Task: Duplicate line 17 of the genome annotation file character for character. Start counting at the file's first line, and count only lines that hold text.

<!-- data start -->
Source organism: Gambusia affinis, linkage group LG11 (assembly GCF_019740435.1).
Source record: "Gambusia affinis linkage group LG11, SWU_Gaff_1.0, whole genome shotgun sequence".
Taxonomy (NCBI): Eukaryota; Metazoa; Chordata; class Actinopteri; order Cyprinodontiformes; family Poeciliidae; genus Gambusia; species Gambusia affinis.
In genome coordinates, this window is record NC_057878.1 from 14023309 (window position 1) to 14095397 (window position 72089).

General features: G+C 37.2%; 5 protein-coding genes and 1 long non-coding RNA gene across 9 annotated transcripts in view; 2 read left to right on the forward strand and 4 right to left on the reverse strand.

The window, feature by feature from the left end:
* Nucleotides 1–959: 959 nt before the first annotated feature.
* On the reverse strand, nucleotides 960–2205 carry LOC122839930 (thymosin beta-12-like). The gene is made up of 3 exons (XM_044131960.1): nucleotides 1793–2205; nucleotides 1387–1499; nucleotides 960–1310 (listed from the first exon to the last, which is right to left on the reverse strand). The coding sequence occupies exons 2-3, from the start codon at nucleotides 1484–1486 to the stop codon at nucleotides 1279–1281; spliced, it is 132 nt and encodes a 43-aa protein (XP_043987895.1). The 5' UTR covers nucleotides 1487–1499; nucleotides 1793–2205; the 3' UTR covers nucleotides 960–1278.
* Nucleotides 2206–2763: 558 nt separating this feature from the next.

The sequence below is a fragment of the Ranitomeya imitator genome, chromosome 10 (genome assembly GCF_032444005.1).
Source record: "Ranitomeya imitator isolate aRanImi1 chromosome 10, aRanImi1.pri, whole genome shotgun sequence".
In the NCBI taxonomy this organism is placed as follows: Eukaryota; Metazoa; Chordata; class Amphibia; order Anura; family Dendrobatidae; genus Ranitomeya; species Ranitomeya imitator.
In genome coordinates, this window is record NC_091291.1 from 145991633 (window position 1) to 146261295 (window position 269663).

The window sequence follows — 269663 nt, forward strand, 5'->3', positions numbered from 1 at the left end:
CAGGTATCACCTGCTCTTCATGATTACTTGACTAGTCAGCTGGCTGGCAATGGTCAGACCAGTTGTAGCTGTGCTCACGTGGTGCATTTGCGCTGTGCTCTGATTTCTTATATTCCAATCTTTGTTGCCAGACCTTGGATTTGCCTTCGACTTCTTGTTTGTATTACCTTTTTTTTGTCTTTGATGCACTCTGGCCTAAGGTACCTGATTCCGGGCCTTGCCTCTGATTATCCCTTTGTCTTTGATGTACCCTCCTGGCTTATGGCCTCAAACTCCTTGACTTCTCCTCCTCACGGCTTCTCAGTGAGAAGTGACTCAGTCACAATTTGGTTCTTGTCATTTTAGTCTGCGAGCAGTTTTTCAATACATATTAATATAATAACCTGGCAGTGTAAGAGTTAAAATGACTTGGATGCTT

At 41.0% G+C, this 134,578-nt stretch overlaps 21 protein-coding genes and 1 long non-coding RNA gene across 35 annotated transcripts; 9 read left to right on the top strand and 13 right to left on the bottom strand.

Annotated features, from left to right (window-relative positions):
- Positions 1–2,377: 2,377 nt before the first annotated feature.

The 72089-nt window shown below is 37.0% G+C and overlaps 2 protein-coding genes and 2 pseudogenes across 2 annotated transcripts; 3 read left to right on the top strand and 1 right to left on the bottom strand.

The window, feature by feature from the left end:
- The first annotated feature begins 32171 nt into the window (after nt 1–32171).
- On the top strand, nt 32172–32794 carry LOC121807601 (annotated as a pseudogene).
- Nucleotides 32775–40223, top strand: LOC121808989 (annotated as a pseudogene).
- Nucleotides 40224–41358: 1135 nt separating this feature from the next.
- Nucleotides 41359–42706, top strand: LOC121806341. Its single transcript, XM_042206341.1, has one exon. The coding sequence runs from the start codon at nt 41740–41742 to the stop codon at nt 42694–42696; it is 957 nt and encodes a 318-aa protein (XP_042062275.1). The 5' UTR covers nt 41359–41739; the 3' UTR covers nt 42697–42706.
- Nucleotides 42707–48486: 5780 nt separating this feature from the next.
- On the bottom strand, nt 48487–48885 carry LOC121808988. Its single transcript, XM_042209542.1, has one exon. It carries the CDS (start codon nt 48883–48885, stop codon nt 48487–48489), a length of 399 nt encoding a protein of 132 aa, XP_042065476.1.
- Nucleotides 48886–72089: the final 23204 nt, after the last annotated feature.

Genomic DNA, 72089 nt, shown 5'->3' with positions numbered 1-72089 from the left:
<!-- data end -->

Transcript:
Annotated features, from left to right (window-relative positions):